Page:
On the Brazilian side, it is just amazing to walk right into the centre of the waters. A walkway, a platform over the waters, takes us into the spray. The waters pound below us. The waters rush down above us. Sunglasses steam up, covered with water. Soaked in spite of the rain cape sticking to my body, my wet clothes. I clutch my hat lest the wind carry it far and away. The wonder before me has my heart pounding. Being in the middle of the sound of water is electrifying. What wonders we have on this earth.

You’ll get absolutely soaked. You have been warned.

Your ears will vibrate with the sound of the thunderous water. You have been warned.

We take a lift up to the viewing platform where we are so close to the mighty waterfalls. It is beautiful. It is mesmerising. I’ve posted a video on my Facebook Page called Cecilyswritings. – please follow this link if you’d like to have the close-up look and feel … I can’t find how to copy it here …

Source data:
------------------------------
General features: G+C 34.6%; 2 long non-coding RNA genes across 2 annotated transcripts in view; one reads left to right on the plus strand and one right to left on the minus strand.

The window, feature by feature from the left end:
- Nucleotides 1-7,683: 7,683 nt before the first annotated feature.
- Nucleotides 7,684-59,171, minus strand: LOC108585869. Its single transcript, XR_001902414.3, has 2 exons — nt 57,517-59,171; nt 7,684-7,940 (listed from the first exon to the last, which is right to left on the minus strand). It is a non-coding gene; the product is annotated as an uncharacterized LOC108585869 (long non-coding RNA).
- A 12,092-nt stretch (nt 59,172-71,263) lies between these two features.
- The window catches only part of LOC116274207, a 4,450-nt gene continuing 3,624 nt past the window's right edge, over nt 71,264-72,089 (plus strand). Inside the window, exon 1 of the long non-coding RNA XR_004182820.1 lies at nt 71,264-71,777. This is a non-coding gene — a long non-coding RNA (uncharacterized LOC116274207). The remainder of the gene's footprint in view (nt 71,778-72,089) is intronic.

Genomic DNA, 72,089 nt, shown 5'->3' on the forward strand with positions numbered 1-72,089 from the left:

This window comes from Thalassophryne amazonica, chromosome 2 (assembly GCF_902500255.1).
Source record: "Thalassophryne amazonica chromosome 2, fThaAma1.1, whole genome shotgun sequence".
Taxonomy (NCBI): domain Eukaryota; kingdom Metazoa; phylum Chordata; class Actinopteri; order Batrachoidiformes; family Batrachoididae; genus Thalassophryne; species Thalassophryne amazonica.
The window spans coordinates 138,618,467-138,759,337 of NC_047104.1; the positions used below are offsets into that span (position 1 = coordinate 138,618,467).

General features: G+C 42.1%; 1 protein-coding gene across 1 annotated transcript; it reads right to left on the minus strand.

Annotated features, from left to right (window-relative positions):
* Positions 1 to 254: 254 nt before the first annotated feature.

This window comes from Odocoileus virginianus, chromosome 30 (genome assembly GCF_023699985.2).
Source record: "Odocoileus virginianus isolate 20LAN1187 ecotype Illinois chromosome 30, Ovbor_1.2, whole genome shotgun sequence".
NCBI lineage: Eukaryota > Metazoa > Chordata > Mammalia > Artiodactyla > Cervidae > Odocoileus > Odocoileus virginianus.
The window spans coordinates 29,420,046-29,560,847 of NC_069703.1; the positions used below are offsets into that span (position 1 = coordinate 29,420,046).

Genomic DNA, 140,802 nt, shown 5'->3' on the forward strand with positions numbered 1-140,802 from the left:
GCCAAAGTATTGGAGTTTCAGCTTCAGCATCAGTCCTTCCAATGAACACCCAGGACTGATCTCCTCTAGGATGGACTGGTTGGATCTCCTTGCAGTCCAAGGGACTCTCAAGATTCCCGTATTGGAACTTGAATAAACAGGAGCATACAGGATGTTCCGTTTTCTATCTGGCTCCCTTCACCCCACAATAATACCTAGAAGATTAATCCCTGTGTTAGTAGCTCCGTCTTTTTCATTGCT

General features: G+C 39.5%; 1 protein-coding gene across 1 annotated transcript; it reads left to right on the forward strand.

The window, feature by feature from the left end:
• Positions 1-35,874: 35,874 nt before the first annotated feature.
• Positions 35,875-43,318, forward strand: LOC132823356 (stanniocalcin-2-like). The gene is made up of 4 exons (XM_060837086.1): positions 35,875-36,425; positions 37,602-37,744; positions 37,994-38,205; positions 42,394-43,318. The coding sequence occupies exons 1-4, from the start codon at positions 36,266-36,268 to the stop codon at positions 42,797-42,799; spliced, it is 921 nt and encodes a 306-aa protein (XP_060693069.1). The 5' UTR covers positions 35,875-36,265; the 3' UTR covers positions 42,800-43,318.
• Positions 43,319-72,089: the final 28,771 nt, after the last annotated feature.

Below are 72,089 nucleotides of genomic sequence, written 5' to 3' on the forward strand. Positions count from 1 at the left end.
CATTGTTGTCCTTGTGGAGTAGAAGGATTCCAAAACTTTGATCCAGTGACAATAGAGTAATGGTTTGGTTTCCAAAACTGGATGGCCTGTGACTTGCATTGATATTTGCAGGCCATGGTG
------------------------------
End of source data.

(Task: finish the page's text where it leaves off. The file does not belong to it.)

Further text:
On the Argentinian side you can take a boat ride/dingy right up to and under the waterfalls. We didn’t. But we watched as others did. You’ll get soaked. You have been warned.

It didn’t take us long to dry off though, after we tore ourselves away from the sprays, the mists, the sounds, to drier places along the river. So don’t worry too much. Waterproofs may help a little bit!

Foz do Iguazu, Argentina – Rivelets of water cascading to the massive finale – Photo by Cecily
Foz do Iguazu, Argentina – ‘calm river before the storm’ – Photo by Cecily

As you can imagine the sounds of birds at the Falls is musical. We see a few beauties on our route and as we sit and eat our snacks. The birds come hopping around us, some of them right up to where we sit. Inquisitive. Tame. Looking for titbits, but signs around tell us ‘do not feed …‘. We don’t make it to the Bird Park but this link is to some of the fabulous, beautiful coloured specimens we saw.

Victoria Falls versus Foz do Iguaçu